• National Institute of Allergy and Infectious Diseases. 1992. b. Report of the Task Force on Microbiology and Infectious Disease. April. Bethesda, Maryland.
  • North American Vaccine. 1991. Annual Report. Beltsville, Maryland.
  • Patriarca P, Wright PF, John TJ. 1991. Factors affecting the immunogenicity of oral poliovirus vaccine in developing countries: review. Reviews in Infectious Diseases 13:926–939. [PubMed: 1660184]
  • Siber G. 1992. Hib-DTP vaccine. Paper presented to the CVI Task Force on Priority Setting and Strategic Plans. Children's Vaccine Initiative, Geneva.
  • Sisk J, Riegelman RA. 1986, Cost-effectiveness of vaccination against pneumococcal pneumonia: An update. Annals at Internal Medicine 104:79–86. [PubMed: 3079638]
  • Washington Post. 1993. Immunity for children. February 4, p. A20.
  • Weiss R. 1992. Measles battle loses potent weapon. Science 258:546–547. [PubMed: 1329205]
  • United Nations Development Program/World Bank/World Health Organization Special Program for Research and Training in Tropical Diseases (TDR). 1992. Prospective thematic review (PTR) on directions and organization of TDR's research and development related to anti-parasite vaccines. March 2–3. Geneva.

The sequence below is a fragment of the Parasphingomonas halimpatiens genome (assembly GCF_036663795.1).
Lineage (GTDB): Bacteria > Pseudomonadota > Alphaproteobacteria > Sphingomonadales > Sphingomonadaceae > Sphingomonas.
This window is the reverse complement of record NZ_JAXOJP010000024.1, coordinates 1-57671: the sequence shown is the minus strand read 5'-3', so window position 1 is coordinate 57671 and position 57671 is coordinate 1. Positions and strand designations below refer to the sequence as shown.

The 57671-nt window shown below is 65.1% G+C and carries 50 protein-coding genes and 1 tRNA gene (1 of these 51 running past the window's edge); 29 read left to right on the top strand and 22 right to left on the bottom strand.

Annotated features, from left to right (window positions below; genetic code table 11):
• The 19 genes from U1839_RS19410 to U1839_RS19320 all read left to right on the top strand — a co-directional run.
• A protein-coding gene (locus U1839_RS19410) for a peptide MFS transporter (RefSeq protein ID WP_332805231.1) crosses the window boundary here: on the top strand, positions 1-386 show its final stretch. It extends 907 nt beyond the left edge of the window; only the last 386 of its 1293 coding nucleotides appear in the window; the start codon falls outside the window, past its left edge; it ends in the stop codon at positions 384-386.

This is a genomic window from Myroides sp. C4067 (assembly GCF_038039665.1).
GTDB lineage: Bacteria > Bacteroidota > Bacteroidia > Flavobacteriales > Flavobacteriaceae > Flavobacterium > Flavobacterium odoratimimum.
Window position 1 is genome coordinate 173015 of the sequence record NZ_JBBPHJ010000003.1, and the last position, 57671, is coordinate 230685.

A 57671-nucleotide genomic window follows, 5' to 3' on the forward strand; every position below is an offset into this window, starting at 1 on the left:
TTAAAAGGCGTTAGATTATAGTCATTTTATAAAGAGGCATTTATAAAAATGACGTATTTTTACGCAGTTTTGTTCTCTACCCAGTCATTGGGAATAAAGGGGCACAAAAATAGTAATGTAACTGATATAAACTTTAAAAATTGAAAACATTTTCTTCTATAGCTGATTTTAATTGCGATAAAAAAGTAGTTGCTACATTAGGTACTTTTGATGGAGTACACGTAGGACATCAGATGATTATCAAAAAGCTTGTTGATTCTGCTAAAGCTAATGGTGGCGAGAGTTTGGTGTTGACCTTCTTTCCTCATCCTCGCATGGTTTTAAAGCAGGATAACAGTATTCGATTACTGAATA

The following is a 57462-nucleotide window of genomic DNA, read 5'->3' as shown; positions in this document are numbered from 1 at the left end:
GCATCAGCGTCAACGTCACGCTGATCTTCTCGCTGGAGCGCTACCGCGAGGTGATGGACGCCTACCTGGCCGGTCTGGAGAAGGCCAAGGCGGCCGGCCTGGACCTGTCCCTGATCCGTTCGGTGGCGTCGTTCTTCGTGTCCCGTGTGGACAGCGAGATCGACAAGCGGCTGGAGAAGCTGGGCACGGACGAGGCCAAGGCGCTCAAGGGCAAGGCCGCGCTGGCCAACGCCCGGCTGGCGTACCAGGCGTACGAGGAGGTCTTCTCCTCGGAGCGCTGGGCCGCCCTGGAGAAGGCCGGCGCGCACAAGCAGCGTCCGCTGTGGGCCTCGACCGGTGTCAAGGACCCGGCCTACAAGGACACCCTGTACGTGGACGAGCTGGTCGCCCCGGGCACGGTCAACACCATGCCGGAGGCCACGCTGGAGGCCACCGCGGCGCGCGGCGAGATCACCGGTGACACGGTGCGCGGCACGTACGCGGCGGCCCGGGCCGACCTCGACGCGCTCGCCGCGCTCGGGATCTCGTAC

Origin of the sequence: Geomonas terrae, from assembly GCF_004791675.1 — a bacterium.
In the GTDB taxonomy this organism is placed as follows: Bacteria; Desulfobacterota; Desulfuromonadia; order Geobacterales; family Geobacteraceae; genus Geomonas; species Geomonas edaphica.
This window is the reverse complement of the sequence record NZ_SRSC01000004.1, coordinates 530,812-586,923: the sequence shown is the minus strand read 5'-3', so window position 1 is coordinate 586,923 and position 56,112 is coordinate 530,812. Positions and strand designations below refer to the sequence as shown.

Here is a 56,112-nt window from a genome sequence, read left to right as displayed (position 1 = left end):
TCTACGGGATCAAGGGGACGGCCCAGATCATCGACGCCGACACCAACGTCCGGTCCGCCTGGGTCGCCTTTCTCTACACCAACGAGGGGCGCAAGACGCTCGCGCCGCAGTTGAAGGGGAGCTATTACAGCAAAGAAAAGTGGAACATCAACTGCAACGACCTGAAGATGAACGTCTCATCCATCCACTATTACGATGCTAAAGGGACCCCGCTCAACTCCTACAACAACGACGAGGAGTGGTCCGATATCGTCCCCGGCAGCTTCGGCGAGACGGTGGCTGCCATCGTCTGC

• UNIVAX Biologics, Inc. 1992. Annual Report. Rockville, Maryland.
  • World Health Organization. 1992. EPI for the 1990s. Geneva.
  • World Health Organization. 1991. Programme for Vaccine Development: A WHO/UNDP Partnership. December. Geneva.
  • World Health Organization/Children's Vaccine Initiative. 1992. a. CVI Forum. October. Geneva.
  • World Health Organization/Children's Vaccine Initiative. 1992. b. Meeting of the Consultative Group. November 16–17. Geneva.
  • World Health Organization/Children's Vaccine Initiative. 1992. c. Report of Task Force on Priority Setting and Strategic Plans. November 16–17. Geneva.
Copyright 1993 by the National Academy of Sciences. All rights reserved.
Bookshelf ID: NBK236428


  • PubReader
  • Print View
  • Cite this Page
  • PDF version of this title (1.9M)

Related information

  • PMC
    PubMed Central citations
  • PubMed
    Links to PubMed

Recent Activity

Your browsing activity is empty.

Activity recording is turned off.

Turn recording back on

See more...